After he was given that commission, Rupnik was accused of serially sexually abusing multiple women religious, by using both his spiritual relationship with them and his art to coerce the women into sexual acts.
Despite those allegations, which the Vatican forwarded to the Society, and which the Jesuit’s own investigator later determined to be credible, Rupnik and Jesuit Superior General Fr. Arturo Sosa jointly celebrated the dedication of the priest’s mosaics during a July 2021 Mass, attended by Jesuits from around the world.
All of this took place during a period in which Rupnik was on restricted ministry, Sosa has claimed in recent months.
Rupnik’s case continues to be a serious scandal in Rome and across the Church in Europe. The latest details, showing that the Jesuit order continued to elevate Rupnik and his work despite the allegations against him, will put more pressure on Sosa to explain what, if any, actual restrictions were imposed on the priest.
Since last week’s funeral of Pope Benedict XVI, Catholics in Rome and elsewhere have been talking about the publication of a memoir by Benedict’s personal secretary, Archbishop Georg Gänswein.
“Nothing but the Truth,” as the book is titled, promises to be one of the more controversial Catholic books in recent years, with apparently candid descriptions of the relationship between Benedict XVI and Pope Francis, drawing on previously confidential documents.
The book is published in Italian, but although everyone is talking about it, there is no set release date for an English edition. In the meantime, quite a few readers have been in touch, asking us what the book actually says.
So, this week Luke Coppen read the whole thing.
You can catch up on his CliffsNotes-style guide to the text here, walking you through Gänswein’s memoir chapter-by-chapter, and bringing you everything you need to know to sound informed (and like a fluent reader of Italian) around the chancery watercooler, the sacristy after Mass, or your local Knights of Columbus bar — at least until you can buy it in English.
The leading Catholic bishops of Nigeria met with the country's president this week to discuss the constant violence facing Christians in the country.
As our correspondent Fr. Justine John Dyikuk reports, the bishops pressed President Muhammadu Buhari on the violence which “has consumed thousands of innocent Nigerians across all regions, creeds and ethnic groups,” and left the country dangerously unstable.
While the bishops didn’t comment on the details of the meeting, local media reported that the president only partially agreed with their assessment, and stressed that he had made efforts to improve security in the northern regions hardest hit by anti-Christian attacks.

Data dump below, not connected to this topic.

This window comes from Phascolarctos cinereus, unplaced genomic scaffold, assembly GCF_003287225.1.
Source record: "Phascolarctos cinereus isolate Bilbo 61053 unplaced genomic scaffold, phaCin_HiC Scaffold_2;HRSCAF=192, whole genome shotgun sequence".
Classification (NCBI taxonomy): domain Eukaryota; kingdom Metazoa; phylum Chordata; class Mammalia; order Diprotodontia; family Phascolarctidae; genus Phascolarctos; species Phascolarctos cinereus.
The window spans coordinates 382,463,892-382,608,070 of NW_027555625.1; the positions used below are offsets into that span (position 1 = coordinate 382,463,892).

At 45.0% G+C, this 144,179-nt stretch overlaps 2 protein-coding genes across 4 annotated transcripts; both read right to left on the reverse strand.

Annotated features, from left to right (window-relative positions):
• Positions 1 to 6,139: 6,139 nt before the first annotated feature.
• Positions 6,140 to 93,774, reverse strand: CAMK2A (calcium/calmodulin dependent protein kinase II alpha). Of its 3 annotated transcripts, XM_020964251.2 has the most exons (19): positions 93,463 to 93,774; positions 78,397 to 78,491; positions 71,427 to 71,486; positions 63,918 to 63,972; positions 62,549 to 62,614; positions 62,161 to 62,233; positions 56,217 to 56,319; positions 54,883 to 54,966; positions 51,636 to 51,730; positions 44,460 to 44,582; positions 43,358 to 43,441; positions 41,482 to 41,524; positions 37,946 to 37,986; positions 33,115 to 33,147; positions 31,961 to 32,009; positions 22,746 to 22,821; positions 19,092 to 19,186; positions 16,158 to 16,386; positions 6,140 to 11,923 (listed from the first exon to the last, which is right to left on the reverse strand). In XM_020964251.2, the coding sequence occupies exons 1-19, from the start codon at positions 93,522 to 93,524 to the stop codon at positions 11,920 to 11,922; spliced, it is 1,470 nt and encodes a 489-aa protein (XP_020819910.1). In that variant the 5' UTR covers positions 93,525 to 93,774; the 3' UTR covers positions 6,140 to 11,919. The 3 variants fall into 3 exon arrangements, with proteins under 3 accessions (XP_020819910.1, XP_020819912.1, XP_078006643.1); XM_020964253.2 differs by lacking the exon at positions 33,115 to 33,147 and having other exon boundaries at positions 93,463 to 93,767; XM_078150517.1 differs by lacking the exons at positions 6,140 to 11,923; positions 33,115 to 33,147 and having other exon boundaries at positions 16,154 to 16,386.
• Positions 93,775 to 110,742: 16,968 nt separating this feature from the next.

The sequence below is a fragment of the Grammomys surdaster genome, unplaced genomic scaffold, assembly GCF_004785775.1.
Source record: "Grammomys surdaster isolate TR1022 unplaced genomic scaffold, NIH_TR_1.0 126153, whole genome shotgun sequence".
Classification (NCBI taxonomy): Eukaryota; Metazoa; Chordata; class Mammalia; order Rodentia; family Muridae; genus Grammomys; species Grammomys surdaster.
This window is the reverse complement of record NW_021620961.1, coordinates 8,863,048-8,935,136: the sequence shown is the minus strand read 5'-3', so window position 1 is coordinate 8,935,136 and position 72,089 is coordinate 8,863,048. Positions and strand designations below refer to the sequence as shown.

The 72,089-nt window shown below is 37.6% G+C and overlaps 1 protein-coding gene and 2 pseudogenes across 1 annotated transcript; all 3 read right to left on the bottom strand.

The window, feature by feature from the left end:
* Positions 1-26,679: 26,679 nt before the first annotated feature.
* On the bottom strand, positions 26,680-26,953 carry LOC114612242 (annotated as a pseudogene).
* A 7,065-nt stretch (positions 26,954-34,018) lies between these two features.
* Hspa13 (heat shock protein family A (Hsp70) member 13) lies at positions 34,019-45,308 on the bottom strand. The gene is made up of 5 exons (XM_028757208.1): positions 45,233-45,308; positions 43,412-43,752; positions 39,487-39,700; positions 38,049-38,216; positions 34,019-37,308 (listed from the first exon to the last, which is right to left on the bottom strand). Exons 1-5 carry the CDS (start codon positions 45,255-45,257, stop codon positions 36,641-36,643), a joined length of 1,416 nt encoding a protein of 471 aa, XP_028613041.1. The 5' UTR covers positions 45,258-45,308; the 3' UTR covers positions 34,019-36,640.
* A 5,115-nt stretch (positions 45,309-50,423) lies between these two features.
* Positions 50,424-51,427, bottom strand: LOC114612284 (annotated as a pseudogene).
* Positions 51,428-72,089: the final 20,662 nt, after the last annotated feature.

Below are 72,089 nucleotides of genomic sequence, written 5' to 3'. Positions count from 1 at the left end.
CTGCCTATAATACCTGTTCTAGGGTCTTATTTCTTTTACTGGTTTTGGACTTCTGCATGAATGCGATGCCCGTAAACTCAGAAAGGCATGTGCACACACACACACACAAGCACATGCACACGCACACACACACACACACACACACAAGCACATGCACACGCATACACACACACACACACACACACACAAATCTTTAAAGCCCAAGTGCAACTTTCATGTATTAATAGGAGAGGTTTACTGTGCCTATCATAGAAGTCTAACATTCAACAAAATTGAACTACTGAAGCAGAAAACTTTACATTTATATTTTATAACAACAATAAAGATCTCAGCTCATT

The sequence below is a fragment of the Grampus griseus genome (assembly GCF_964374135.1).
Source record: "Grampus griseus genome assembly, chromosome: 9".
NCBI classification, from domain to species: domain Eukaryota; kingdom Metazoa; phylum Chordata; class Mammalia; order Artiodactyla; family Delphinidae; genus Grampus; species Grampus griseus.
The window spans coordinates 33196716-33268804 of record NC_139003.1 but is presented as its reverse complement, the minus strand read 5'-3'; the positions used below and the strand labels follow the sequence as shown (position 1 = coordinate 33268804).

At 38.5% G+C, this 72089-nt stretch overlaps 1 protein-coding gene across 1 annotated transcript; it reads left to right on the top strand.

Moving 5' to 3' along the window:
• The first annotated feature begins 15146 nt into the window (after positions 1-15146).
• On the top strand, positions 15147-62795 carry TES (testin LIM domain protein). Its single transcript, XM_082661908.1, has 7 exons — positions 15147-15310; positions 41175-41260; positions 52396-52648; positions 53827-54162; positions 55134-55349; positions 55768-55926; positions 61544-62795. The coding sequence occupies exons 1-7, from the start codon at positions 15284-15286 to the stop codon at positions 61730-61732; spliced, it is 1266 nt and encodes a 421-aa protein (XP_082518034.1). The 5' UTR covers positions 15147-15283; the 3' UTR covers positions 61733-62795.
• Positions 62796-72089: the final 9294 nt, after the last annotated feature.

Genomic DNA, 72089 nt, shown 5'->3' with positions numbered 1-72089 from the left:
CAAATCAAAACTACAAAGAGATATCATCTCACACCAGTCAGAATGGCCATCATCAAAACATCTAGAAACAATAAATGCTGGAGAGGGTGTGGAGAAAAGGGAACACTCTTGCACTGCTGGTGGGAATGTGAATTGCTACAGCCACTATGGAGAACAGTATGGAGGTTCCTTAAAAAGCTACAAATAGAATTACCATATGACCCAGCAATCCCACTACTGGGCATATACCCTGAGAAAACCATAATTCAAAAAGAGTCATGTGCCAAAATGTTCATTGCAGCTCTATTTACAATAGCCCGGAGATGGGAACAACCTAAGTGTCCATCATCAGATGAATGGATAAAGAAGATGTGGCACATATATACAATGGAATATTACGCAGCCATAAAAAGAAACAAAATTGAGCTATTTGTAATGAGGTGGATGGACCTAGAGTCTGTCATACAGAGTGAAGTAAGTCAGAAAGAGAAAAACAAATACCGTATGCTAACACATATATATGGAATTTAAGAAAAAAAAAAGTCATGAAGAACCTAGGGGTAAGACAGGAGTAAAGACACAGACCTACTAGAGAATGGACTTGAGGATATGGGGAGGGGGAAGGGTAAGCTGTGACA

And a Nigerian newspaper reported that Buhari also told the bishops that Boko Haram — the Islamist terrorist organization which has burned villages, kidnapped children, and murdered hundreds, if not thousands of Christians, and is recognized by the UN — was “fraudulent.”
“Boko Haram was just fraudulent and a plot to destroy Nigeria,” the president claimed, according to the Premium Times newspaper. In the face of the most horrific and consistent anti-Christian violence in the world, it’s hard to imagine how the bishops reacted to that statement.
Buhari’s party, the All Progressives Congress, has also drawn criticism in recent months for nominating an all-Muslim presidential ticket for the country’s February general elections, bucking the long-standing Nigerian custom of political power sharing between Muslims and Christians - and setting the stage for political chaos this spring.
I cannot say this enough: what is happening in Nigeria matters a great deal. The worst atrocities in modern history are built upon official denial that they are even happening at all, so how the government is positioning itself on Boko Haram and other violent anti-Christian actors is very, very important to keep eyes on.
Tributes to Cardinal Pell have poured in from those who knew him personally from around the world.
These have included three prime ministers of his native Australia, who hailed him as a “great son” of his country, though the state premiers of Victoria and New South Wales have ruled out giving the cardinal a state send-off.
I’m not exactly sure what the local protocol is for state funerals or memorials in Australia, so I can’t really express an opinion on the merits of those decisions.
But the head of the Victoria government, Daniel Andrews made what I thought was an especially graceless, though far from unique, attempt to link his decision to Pell’s trial for sexual abuse, saying that he “couldn’t think of anything that would be more distressing” for abuse survivors than state honors for Pell, who spent more than a year in solitary confinement for crimes he didn’t actually commit, but spoke afterward with unflagging sympathy and concern for victim-survivors of abuse.
Indeed, in responding to the news of Pell’s death, many people and media outlets in Australia and abroad (some Catholic publications among them) made sure to note in bold his “conviction” for sex abuse, and only grudgingly and with seeming skepticism acknowledge that he had been acquitted by the highest court in the land, which concluded that he would have been acquitted by any jury “acting rationally.”
Given that this sort of commentary and “reporting” is much in circulation, we put together a primer on Pell’s record on sex abuse, both regarding his trial and also his time as a diocesan bishop and priest.
You can read the facts, and then make your own mind up about how Pell deserves to be remembered.
Though Pell’s part in it has ended, the story of the Vatican financial scandal continues.
Milone was forced to resign in 2017 under threat of criminal prosecution by Pillar reader Cardinal Angelo Becciu, who accused him of “spying” (or “auditing", some might call it) the private finances of senior curial officials.